The tears flowed freely from the eyes of Garden City's Mark Ellis. "This hurts," he said between sobs. "Two years in a row."
Ellis, a member of the 2010 Trojans who lost to Bellport in the final minute in the Long Island Championships, was the team's leading rusher and receiver in Friday's 14-7 loss to Newfield in the L.I. Class II title game. His numbers were modest -- 10 carries for 25 yards and seven receptions for 23 yards -- thanks to a ferocious defensive effort by the Wolverines. "They were tough," he said.
His sadness was felt on another level. "It hurts so bad. We wanted to win so bad," said Ellis, a senior who finished with 997 yards rushing for the season.
Then he nodded toward the tall, gray-haired gentleman standing nearby, wearing his trademark Garden City baseball hat. "Playing for coach [Tom] Flatley . . . I'm so grateful to him for everything he's done for me."
Flatley, 72 and with 235 career victories, was influential in helping Ellis move into the home of his best friend, kicker Ryan Norton.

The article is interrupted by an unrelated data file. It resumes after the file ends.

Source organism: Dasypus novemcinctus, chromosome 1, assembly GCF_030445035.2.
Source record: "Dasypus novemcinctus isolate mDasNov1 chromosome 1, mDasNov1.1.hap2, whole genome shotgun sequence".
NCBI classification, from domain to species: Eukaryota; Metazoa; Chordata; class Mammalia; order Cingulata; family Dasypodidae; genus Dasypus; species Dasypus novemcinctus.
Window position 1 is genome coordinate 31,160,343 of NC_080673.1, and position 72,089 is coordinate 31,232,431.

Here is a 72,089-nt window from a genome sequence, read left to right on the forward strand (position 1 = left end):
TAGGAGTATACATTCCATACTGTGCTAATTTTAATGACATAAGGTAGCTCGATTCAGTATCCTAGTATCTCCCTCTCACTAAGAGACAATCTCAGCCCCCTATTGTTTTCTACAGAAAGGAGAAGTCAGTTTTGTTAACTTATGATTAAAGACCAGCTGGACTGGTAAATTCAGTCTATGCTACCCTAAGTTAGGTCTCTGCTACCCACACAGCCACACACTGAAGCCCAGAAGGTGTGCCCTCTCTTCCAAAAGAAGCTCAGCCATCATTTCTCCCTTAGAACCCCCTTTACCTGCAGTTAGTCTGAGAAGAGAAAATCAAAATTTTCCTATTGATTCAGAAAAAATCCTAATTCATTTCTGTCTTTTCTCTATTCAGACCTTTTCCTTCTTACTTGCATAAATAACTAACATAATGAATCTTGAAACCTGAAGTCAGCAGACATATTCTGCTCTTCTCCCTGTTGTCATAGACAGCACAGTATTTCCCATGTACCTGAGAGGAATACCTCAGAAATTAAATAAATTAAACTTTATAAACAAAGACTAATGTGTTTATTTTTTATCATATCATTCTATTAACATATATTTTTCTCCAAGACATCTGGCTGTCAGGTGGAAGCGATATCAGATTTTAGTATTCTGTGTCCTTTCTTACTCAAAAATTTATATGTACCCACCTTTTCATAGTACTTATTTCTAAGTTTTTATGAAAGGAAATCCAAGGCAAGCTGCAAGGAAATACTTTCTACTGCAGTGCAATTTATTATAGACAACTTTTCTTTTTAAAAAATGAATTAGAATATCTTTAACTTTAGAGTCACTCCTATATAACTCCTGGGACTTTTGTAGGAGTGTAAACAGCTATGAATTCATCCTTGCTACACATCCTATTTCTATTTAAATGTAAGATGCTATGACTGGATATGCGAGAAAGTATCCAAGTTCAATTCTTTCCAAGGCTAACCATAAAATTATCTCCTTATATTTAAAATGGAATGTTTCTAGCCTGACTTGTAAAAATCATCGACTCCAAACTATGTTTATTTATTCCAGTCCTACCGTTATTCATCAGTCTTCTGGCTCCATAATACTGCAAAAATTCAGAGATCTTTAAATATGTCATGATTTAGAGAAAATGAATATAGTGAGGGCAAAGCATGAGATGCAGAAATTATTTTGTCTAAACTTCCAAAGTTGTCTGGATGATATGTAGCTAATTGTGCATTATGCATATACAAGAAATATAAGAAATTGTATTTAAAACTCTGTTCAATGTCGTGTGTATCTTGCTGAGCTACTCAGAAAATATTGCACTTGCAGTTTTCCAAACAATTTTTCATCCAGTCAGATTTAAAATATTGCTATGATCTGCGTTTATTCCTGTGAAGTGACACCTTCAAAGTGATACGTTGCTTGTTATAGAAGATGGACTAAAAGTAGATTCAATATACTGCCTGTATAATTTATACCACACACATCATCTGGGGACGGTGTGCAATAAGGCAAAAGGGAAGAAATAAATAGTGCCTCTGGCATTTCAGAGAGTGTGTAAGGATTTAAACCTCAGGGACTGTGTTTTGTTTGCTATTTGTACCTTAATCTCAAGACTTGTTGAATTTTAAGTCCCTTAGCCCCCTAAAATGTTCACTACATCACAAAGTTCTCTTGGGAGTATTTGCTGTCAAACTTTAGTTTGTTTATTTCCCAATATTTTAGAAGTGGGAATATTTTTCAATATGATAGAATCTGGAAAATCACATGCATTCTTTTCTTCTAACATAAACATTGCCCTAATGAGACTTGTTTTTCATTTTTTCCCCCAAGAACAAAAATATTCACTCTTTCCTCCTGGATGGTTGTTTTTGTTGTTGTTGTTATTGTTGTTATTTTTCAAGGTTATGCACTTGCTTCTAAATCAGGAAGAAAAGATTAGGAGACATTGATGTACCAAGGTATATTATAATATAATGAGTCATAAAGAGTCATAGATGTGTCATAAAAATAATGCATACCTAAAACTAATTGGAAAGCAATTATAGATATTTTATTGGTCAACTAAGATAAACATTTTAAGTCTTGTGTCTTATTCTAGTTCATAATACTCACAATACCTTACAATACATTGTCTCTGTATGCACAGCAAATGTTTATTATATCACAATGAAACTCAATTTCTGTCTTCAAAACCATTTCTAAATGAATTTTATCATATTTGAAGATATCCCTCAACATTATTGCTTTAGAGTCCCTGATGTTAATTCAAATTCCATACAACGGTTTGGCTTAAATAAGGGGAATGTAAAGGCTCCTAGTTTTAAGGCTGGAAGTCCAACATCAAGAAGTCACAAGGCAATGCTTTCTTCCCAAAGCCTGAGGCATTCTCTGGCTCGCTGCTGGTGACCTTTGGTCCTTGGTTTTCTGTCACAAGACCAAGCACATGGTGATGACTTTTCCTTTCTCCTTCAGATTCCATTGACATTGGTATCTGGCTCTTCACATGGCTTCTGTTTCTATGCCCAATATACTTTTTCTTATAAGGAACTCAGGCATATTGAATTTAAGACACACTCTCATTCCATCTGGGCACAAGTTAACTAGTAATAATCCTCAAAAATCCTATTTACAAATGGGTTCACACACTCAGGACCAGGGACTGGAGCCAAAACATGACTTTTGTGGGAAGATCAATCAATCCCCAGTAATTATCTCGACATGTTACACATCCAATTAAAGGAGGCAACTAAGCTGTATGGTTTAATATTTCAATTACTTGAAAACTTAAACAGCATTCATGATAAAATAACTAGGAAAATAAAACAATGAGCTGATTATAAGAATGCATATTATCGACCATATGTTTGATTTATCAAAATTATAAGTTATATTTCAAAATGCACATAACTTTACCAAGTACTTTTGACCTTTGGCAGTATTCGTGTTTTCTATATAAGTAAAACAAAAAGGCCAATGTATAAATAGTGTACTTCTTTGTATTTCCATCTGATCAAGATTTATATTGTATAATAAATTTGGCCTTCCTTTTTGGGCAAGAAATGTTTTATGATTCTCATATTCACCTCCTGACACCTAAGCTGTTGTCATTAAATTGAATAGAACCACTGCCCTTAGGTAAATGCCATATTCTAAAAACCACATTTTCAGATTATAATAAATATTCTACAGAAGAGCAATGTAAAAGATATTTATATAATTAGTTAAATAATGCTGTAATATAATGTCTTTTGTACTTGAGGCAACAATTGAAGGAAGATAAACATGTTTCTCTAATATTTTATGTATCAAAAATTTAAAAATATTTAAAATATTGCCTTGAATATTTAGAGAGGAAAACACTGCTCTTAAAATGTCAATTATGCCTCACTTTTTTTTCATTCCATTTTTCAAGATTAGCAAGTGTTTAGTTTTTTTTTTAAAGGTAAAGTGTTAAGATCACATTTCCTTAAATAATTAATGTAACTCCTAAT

Ellis' mom, Tamie Williams; her husband, Michael Williams, and their children hugged and consoled Ellis after the game, as did Ryan's parents, Mike and Kristen Norton, who became Ellis' legal guardians on Christmas Eve 2009.
Ryan Norton, however, was inconsolable. He is a major Division I kicking prospect, with schools such as Syracuse and Georgia Tech actively recruiting him. But he had a short punt, a missed field goal and a blocked field goal Friday. Quiet to begin with, his only comment was, "I just feel bad."
Kristen Norton said of her son: "The emotional piece [of the equation] for him is that he doesn't speak. It's a tough loss. But when you play with passion and pride, you should still celebrate the season and they should hold their heads high."
And, as his mother said with a mom's understanding smile, "Now it's on to recruiting. There will be good times."
For Ellis, too. Among the schools recruiting him are Delaware and Monmouth. Since he moved in with the Nortons, his grades have improved dramatically. "I really believe that Mark has come so far," Kristen Norton said. "The loss? It really means nothing."
Mike Norton said Ryan's distress was not only the byproduct of a second straight agonizing loss in the Long Island Championships, it was the realization that something permanent had been left on the field at Hofstra Friday night.
"It's their last game together," he said.
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